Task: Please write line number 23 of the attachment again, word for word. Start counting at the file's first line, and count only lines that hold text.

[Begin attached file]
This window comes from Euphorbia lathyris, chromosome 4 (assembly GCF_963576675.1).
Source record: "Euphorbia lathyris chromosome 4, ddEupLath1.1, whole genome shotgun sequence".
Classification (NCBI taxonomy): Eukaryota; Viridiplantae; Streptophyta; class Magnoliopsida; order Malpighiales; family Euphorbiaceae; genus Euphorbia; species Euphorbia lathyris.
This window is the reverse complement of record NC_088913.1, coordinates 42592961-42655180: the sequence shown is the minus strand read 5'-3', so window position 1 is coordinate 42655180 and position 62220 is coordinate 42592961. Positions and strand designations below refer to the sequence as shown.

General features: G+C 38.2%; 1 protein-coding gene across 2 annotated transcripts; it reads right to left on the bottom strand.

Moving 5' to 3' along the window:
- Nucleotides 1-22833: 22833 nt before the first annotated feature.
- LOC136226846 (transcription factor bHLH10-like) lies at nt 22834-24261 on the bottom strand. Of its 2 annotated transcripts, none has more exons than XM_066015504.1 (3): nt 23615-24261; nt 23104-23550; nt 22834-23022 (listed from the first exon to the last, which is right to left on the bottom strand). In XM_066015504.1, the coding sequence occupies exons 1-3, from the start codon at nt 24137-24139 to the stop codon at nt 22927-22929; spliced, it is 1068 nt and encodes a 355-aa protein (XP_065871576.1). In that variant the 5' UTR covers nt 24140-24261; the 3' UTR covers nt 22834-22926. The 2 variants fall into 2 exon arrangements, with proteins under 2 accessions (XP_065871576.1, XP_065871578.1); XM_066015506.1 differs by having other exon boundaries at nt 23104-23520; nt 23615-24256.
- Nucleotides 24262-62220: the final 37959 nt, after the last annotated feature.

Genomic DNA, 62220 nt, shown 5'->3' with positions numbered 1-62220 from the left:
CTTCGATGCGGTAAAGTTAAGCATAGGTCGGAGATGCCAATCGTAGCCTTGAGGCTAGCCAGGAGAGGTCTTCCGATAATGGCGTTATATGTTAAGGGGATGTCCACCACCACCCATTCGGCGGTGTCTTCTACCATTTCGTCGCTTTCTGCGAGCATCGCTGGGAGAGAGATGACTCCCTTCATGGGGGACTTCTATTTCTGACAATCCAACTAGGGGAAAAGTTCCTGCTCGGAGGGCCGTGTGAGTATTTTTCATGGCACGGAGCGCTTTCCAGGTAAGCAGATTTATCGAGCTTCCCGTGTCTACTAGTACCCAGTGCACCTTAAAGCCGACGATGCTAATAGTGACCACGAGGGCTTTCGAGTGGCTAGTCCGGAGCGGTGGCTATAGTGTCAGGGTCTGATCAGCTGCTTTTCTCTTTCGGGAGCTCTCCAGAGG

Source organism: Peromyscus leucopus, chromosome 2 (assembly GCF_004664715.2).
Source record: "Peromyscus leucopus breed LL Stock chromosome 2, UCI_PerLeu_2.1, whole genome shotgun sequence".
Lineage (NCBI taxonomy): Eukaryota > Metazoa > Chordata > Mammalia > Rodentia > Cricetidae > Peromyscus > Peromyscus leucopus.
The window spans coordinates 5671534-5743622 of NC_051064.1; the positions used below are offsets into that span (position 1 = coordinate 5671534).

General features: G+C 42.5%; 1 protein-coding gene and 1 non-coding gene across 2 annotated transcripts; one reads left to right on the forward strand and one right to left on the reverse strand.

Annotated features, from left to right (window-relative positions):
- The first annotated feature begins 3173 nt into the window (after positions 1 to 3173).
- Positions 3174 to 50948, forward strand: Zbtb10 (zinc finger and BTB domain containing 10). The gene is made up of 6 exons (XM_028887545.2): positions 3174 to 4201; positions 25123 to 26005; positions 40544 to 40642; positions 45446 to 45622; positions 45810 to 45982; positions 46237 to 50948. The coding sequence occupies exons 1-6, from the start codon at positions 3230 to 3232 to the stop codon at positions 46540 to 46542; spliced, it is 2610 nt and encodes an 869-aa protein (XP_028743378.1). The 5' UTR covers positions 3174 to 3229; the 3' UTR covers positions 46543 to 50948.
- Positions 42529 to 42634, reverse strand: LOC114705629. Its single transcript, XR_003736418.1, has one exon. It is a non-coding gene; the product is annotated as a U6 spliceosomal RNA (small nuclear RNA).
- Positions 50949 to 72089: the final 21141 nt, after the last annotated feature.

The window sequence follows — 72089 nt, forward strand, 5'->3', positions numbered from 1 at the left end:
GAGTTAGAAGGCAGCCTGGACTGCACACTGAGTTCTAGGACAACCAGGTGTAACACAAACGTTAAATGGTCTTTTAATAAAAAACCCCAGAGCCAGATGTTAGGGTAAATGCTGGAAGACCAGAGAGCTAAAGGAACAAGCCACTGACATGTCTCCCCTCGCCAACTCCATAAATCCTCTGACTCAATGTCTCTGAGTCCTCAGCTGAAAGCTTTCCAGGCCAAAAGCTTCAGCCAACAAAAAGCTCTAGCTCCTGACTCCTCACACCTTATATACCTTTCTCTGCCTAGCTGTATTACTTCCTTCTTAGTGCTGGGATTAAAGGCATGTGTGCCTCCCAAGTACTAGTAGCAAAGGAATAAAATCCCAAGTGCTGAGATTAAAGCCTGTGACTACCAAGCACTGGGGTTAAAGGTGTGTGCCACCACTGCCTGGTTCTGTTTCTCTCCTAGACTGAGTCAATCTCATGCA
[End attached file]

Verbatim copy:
GAGTTAGAAGGCAGCCTGGACTGCACACTGAGTTCTAGGACAACCAGGTGTAACACAAACGTTAAATGGTCTTTTAATAAAAAACCCCAGAGCCAGATGTTAGGGTAAATGCTGGAAGACCAGAGAGCTAAAGGAACAAGCCACTGACATGTCTCCCCTCGCCAACTCCATAAATCCTCTGACTCAATGTCTCTGAGTCCTCAGCTGAAAGCTTTCCAGGCCAAAAGCTTCAGCCAACAAAAAGCTCTAGCTCCTGACTCCTCACACCTTATATACCTTTCTCTGCCTAGCTGTATTACTTCCTTCTTAGTGCTGGGATTAAAGGCATGTGTGCCTCCCAAGTACTAGTAGCAAAGGAATAAAATCCCAAGTGCTGAGATTAAAGCCTGTGACTACCAAGCACTGGGGTTAAAGGTGTGTGCCACCACTGCCTGGTTCTGTTTCTCTCCTAGACTGAGTCAATCTCATGCA